The open-to-editing information website Wikipedia has been the victim of self-serving censorship by politicians, corporations, and even churches and other non-profit organizations, Robert Verkaik reports for the Independent Online:
The chance to rewrite history in flattering and uncritical terms has proved too much of a temptation for scores of multinational companies, political parties and well-known organisations across the world.
If a misdemeanour from a politician’s colourful past becomes an inconvenient fact at election time then why not just strike it from the Wikipedia record? Or if a public company is embarking on a sensitive takeover why should its investors know of the target business’s human rights abuses?
Now a website designed to monitor editorial changes made on Wikipedia has found thousands of self-serving edits and traced them to their original source. It has turned out to be hugely embarrassing for armies of political spin doctors and corproate revisionists who believed their censorial interventions had gone unnoticed.
Some of the guilty parties identified by the website, such as the Labour Party, the CIA, Republican Party and the Church of Scientology, are well-known for their obsession with PR. But others, such as the Anglican and Catholic churches or even the obscurely titled Perro de Presa Canario Dog Breeders Association of America, are new to the dark arts of spin.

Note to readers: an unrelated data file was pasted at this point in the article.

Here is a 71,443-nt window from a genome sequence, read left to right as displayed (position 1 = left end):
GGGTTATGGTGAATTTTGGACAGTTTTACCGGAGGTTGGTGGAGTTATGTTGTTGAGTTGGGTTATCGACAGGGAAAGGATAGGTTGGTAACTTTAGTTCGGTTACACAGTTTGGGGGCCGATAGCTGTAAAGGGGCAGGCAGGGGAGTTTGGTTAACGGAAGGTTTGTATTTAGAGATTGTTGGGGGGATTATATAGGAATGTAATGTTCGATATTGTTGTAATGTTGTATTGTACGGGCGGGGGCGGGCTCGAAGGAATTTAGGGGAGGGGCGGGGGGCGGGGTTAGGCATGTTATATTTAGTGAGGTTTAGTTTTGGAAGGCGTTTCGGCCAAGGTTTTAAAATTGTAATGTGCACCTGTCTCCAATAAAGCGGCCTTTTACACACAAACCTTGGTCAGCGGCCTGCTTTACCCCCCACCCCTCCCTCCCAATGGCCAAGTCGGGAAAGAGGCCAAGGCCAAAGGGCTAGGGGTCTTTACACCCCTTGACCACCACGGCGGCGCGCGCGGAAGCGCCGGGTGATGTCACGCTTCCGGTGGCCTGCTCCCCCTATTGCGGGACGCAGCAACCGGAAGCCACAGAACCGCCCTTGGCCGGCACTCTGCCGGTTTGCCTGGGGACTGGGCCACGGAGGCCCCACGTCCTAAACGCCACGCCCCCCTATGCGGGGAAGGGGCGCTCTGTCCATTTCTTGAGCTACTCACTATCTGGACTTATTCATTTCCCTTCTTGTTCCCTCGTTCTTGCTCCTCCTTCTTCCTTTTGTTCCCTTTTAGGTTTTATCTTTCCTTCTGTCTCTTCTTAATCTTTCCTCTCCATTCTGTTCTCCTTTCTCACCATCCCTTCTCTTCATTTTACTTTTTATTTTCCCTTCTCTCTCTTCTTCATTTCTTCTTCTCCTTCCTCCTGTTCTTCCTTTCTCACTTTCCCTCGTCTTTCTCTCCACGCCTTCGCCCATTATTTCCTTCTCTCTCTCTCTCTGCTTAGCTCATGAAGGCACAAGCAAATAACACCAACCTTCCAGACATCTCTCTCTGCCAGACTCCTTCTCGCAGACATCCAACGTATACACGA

Read the entire article at the link above. Apparently people still believe just because they do something “anonymously” on the web that it cannot be traced back to them. Wrong.
Now, there are some times when editing your own entry isn’t nefarious – no one wants to see inaccurate information posted about them, especially if it’s negative. Many of the changes noted by the new software are anything but such benign corrections, though – editing out “inconvenient truths,” if you will.
Fortunately, the mere existence of this function (detecting who made changes) will tend to discourage some future abuses before they are attempted. Not all, though: there is never a shortage of those who don’t think they’ll be caught in whatever they’re doing . . .